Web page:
This is a hangover from the protracted drought we had two summers ago, and a public delegation we had asking the City to do more on the water conservation front. Although we had a pretty low-stress summer season this year, never moving past Stage 1 water restrictions, the City is moving forward on a few fronts. There will be more enforcement of lawn watering restrictions, there will be some new incentives for those installing water-conservation measures in their home, and the City will be ramping up audits of water efficiency in our own buildings.

The business case for universal metering is not well supported (most of our water is already metered, and the cost of implementing for the other 30% is challenging – potentially raising rates for everyone), however, Staff is going to do some more work on this, including doing some data collection on meter-ready houses that are currently charged flat rates, so we can better understand a rate structure we would need to implement if we go that way.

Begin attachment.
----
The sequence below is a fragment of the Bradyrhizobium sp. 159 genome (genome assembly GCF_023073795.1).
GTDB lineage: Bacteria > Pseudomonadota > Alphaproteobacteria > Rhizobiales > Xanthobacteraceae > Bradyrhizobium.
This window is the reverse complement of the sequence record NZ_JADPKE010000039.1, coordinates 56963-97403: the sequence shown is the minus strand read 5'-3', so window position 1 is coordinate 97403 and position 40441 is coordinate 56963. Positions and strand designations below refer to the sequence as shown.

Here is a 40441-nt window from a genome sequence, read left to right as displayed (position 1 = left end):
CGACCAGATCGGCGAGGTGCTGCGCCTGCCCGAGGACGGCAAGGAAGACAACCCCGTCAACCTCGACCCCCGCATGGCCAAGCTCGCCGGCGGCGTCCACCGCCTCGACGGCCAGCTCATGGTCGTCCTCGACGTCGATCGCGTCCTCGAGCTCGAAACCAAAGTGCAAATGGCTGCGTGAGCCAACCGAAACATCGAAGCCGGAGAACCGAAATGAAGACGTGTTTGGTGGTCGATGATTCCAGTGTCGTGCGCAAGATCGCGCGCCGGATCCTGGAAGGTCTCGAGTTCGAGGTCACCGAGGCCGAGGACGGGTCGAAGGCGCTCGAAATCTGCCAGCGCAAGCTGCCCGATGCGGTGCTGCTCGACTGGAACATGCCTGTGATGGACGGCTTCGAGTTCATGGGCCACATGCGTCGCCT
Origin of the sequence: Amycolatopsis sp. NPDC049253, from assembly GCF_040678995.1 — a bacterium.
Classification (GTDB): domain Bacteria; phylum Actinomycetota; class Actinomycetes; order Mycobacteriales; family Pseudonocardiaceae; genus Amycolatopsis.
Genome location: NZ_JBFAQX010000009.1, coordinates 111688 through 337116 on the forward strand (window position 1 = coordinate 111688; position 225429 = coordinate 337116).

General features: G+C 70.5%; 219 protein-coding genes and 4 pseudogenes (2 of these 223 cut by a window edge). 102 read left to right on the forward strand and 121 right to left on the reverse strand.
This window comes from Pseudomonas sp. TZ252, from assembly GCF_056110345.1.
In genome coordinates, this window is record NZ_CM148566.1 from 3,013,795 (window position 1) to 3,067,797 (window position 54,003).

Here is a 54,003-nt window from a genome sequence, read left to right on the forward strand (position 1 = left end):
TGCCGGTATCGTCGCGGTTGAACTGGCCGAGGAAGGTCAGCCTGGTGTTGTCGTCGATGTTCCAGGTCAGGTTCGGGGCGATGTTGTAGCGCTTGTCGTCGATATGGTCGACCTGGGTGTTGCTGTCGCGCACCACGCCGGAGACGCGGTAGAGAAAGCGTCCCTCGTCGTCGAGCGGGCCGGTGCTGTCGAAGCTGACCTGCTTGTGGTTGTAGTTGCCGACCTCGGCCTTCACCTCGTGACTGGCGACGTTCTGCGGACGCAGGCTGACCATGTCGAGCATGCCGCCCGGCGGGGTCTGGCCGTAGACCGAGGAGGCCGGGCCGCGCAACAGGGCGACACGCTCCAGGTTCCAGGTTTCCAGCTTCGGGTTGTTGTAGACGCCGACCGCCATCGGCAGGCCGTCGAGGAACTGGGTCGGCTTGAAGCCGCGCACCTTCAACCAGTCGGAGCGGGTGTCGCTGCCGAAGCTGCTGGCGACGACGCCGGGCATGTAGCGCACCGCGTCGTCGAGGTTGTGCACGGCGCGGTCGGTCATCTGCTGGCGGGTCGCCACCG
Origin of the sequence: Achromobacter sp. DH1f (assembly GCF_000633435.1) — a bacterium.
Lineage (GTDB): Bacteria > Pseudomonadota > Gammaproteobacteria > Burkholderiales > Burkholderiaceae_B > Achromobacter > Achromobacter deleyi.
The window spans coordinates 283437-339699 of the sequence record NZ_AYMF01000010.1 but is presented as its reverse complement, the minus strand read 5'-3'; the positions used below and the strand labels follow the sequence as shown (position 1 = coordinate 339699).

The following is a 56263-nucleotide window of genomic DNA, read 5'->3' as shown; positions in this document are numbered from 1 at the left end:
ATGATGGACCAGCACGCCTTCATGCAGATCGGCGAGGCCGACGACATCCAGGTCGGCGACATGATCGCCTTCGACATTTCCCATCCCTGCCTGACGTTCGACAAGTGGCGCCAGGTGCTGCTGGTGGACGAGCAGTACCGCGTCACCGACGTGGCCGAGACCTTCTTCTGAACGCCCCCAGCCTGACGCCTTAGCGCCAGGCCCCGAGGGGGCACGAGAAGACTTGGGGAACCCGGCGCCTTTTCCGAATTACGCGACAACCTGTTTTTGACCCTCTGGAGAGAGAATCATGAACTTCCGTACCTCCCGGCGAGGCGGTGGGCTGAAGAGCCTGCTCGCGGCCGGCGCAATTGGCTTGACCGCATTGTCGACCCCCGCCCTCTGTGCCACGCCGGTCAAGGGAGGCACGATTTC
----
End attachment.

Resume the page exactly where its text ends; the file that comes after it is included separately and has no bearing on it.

That said, Metro Vancouver’s water utility is doing a study right now, and will be providing a report in the spring of 2018 on universal metering – although it is not certain yet if they will mandate it, or how they envision it working. The work being done by staff right now will hopefully dovetail well into that study. As much as we can, we are getting ready for what we don’t know is coming!

2016 Corporate Greenhouse Gas Emissions Update
The City set the goal in 2008 to reduce out GHG emissions to 15% below 2007 levels by 2017. Until this year, it looked like we were on track. Now, it looks like we are going to miss the target. Our buildings, lighting, and utility GHG emissions are all on or ahead target, but out vehicle fleet has suddenly fallen behind.

The short-term spike we see in fleet emissions that is so challenging our target can be blamed on changes to our solid waste fleet and the extraordinary efforts put in for snow management and removal due to last year’s horrible winter. However, that is more the obvious symptom that the root cause – we are simply not shifting our fleet over to lower-carbon or zero-carbon vehicles fast enough. The technology is shifting fast, from biodiesel to electric vehicles, even for heavier vehicles, but the capital required for us to catch up and replace our fleet is obviously a challenge.